The report card also looks at other policy areas, including: standing firm against secret detention sites; closing the Guantanamo Bay prison; transferring GTMO detainees cleared for release; trying suspects in federal court; ending the use of military commissions; ending indefinite detention; stopping the abuse of the state secrets privilege; providing due process in Afghanistan; providing accountability and oversight of security contractors; ensuring transparency and lawfulness in the use of targeted killings; and reigning in the use of extraordinary rendition.
The report concludes with eight recommendations the Administration should act upon to ensure that the rule of law and human rights are protected. A PDF of the report card is available for download here. Below are excerpts from the report card pertaining to torture:
Grade: A-AFJ has long believed that accountability for torture is necessary to ensure that these gross human rights abuses do not happen again and to restore our country’s reputation as a nation of laws. The AFJ film Tortured Law explores the role government lawyers played in authorizing torture, and calls for a full-scale investigation of those who ordered and justified torture.
Standing Firm Against Use of Torture and Detainee Abuse. The Obama Administration clearly denounced policies of torture and detainee abuse and reinforced the primacy of the Geneva Conventions in the treatment of prisoners. The administration established a High Value Interrogation Group to ensure effective interrogation of detainees using lawful interrogation methods. There remain legitimate concerns about various interrogation techniques that are permitted by Appendix M of the Army Field Manual that are inconsistent with the Geneva Conventions requirement of humane treatment.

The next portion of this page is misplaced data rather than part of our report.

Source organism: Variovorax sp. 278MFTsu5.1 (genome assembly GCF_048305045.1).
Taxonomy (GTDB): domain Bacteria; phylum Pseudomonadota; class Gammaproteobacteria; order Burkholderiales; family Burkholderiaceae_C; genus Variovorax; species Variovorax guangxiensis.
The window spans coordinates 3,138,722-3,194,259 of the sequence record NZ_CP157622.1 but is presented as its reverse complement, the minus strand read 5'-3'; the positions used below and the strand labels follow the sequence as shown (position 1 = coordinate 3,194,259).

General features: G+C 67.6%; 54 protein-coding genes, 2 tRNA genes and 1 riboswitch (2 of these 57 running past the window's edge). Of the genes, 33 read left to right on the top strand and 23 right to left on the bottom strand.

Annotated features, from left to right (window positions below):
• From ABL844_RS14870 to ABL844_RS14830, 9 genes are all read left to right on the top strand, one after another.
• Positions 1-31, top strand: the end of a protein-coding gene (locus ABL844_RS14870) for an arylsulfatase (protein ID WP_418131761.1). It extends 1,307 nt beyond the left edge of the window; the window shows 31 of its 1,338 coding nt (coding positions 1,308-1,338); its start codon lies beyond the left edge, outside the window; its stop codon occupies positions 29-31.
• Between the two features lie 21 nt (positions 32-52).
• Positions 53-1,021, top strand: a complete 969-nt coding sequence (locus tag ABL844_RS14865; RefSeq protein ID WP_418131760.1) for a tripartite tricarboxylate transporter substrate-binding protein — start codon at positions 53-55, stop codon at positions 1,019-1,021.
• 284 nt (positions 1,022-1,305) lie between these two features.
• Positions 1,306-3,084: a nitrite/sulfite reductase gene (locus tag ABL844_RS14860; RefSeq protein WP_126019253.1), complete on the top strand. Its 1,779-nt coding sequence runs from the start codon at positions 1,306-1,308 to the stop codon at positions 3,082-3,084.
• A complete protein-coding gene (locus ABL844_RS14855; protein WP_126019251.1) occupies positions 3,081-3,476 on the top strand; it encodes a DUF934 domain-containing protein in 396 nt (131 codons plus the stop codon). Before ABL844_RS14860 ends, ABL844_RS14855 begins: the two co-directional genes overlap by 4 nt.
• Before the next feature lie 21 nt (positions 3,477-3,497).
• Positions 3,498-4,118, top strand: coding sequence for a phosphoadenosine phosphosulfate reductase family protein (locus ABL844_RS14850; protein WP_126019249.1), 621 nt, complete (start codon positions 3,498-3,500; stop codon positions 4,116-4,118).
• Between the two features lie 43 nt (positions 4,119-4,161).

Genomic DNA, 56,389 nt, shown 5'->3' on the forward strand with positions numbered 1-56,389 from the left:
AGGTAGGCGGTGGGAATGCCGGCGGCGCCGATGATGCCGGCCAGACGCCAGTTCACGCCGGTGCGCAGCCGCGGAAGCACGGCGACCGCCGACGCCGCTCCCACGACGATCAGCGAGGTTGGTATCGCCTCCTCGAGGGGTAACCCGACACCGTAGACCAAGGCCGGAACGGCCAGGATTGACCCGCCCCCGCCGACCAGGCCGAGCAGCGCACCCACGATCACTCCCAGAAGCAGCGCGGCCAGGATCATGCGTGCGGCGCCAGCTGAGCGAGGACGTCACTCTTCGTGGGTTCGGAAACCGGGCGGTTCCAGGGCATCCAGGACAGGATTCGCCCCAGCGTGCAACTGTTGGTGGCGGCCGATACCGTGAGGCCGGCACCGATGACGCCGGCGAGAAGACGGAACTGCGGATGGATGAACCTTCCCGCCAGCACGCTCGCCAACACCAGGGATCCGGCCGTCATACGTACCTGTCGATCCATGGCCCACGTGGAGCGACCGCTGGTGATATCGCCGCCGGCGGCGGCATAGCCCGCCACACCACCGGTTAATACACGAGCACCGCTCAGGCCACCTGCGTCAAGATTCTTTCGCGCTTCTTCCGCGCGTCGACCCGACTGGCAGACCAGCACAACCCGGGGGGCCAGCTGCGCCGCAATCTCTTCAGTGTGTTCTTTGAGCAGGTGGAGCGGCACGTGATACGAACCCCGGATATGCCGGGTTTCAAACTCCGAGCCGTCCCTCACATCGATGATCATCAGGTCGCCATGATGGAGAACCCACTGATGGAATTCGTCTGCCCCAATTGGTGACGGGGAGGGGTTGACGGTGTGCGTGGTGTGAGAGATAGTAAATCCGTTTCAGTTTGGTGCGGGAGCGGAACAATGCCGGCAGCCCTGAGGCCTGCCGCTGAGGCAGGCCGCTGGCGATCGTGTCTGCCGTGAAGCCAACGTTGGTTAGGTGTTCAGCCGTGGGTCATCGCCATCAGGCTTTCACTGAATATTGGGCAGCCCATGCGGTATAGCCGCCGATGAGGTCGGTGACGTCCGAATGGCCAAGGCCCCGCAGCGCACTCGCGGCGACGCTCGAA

Accountability for Torture. Torture and conspiracy to commit torture are felonies under U.S. law. Yet the United States has failed to hold accountable those who authorized and perpetrated torture against prisoners in U.S. custody. In November 2010, the Justice Department announced that there would be no prosecutions for destruction of CIA tapes that allegedly recorded acts of torture committed by employees or agents of the United States. Special Prosecutor John Durham has yet to release his report on the investigation into whether crimes were committed by U.S. officials during any interrogations that included “enhanced interrogation techniques,” such as waterboarding, a well-known form of torture. The failure to hold accountable those responsible for acts of torture and to provide redress to victims (see “State Secrets” below) is a violation of international law and diminishes the credibility of the United States as standard-bearer for human rights worldwide.